And yet Mr. Spence, who had never before been in Parliament, within three weeks after writing that opinion, accepts of a seat in a Cabinet with the same Sir Alan, and all his “fossilism”!—with the same W. Cayley!—and appears before the constituency of Wentworth to justify such an abandonment of all principle—such a departure from all propriety!
Mr. Spence intimates through the Warder that “all’s right” in North Wentworth—that has reformed friends are numerous and united. The intelligence and independence of that constituency should be represented by a man of vigorous principle and independence. Having personally respect for Mr. Spence’s talents and views on great questions, we deeply regret his allowing himself to be so easily and so early ensnared. His position we cannot justify. It is insulting to all the tride Reformers in the House—the men who, for half a life-time, and in seasons of difficulty in loss, have fought the battles for popular rights in Parliament—that he should be elevated to one of the highest offices of state so soon as he had set his foot on the floor, and exposed his wares for sale. It is made worse by the fact that his presence in the Council with Mr. Ross is promulgated as a guarantee to Reformers in and out of Parliament that are great measures are safe! The pitiable relation in which he found himself, as sponsor with Christie and Tiffany to the former combinations, might have taught him wisdom in the present [illegible]. We should never [illegible] it possible that Reformers would endure the insult of having John Ross and Robert Spence help up Mr. Hincks as sponsors for the political integrity of Sir Allan MacNab, William Cayley, &c., whom he had chiselled into power to keep out Reformers.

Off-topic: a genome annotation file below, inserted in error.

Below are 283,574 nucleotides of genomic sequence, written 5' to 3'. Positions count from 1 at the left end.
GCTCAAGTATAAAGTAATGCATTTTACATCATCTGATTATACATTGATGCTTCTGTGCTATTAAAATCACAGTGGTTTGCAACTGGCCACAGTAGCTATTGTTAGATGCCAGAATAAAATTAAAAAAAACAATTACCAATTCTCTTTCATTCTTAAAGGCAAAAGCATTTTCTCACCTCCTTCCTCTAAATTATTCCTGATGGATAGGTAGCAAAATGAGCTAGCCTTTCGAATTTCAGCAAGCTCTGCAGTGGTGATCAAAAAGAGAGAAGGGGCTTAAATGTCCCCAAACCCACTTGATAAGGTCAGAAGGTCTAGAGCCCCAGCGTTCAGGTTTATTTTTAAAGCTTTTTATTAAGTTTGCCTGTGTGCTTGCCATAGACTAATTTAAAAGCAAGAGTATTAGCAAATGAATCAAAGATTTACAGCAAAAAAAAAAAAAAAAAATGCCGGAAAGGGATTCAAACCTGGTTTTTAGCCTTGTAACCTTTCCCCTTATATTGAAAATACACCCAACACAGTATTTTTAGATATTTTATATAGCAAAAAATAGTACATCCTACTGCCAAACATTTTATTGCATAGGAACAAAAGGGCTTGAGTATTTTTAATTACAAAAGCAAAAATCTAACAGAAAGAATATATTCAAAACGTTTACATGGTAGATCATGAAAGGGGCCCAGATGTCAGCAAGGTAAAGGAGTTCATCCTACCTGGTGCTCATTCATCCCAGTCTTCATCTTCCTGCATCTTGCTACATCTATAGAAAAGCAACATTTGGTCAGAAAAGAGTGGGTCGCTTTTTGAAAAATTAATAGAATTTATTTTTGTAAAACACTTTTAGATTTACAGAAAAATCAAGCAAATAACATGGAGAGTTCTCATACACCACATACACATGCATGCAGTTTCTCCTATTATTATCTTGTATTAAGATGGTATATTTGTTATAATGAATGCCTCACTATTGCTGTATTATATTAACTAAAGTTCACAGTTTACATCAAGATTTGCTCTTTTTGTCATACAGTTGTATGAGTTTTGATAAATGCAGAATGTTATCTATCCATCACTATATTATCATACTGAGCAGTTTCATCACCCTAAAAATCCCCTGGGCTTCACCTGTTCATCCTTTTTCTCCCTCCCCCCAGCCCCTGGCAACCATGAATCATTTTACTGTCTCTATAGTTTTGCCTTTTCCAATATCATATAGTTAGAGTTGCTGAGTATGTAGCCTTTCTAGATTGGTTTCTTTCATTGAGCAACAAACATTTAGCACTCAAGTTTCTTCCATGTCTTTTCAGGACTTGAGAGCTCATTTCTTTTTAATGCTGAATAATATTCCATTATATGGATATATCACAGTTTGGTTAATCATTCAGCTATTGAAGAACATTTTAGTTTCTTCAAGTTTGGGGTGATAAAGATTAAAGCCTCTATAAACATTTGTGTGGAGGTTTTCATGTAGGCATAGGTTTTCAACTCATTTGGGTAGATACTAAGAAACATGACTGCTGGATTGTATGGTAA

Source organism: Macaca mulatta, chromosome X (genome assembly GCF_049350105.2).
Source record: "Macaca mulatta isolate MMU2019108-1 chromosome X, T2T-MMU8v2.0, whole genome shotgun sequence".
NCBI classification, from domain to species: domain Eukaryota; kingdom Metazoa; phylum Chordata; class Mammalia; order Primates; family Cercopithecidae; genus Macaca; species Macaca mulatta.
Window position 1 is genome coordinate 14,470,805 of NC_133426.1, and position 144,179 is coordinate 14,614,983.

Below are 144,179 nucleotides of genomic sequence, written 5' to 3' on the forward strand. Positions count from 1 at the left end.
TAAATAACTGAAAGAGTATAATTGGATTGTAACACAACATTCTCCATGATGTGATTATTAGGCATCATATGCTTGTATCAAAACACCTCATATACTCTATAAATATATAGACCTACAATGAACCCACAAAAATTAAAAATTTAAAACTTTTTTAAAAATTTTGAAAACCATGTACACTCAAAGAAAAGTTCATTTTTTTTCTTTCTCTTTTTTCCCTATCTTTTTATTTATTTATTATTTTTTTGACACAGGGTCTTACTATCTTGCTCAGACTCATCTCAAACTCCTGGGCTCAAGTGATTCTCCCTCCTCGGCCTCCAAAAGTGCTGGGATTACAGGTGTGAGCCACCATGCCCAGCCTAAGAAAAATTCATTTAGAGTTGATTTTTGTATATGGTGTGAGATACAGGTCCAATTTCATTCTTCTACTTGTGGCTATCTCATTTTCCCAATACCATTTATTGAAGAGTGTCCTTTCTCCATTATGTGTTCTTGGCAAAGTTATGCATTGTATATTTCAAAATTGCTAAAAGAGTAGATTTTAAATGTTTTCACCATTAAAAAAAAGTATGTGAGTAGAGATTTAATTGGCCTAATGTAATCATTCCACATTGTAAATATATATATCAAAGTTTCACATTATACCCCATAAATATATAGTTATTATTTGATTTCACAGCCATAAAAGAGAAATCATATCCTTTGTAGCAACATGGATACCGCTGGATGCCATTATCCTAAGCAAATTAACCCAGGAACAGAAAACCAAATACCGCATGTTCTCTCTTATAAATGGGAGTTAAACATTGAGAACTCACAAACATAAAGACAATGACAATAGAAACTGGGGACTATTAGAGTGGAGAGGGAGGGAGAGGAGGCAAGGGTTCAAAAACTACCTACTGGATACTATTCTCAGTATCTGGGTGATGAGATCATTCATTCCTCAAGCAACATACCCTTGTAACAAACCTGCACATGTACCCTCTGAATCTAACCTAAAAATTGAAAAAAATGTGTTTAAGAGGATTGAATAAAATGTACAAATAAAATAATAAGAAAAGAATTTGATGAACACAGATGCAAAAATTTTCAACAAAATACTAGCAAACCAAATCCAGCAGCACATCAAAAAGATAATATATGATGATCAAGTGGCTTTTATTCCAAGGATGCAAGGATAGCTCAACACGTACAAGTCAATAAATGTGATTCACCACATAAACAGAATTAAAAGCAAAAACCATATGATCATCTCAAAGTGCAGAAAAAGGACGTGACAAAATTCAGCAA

It is somewhat ominous that the coalition meets with the support of the ultra-High church press, and that Mr. Spence, in quoting from it, seems to rely on their support. The Hamilton inserts a special appeal on his behalf, to the electors of Wentworth, and the opinion of the Old Countryman, a paper edited by a recently imported hireling of the State Church—an English parson—a rabid enemy of secularization— he quotes twice in the Warder of the 21st.
Public liberty and legislative morality would, we believe, be greatly subserved by the rejection of every one of the coalitionists at the hustings. The great questions are safe, not with them, but in the strength of the liberal majority in the Assembly.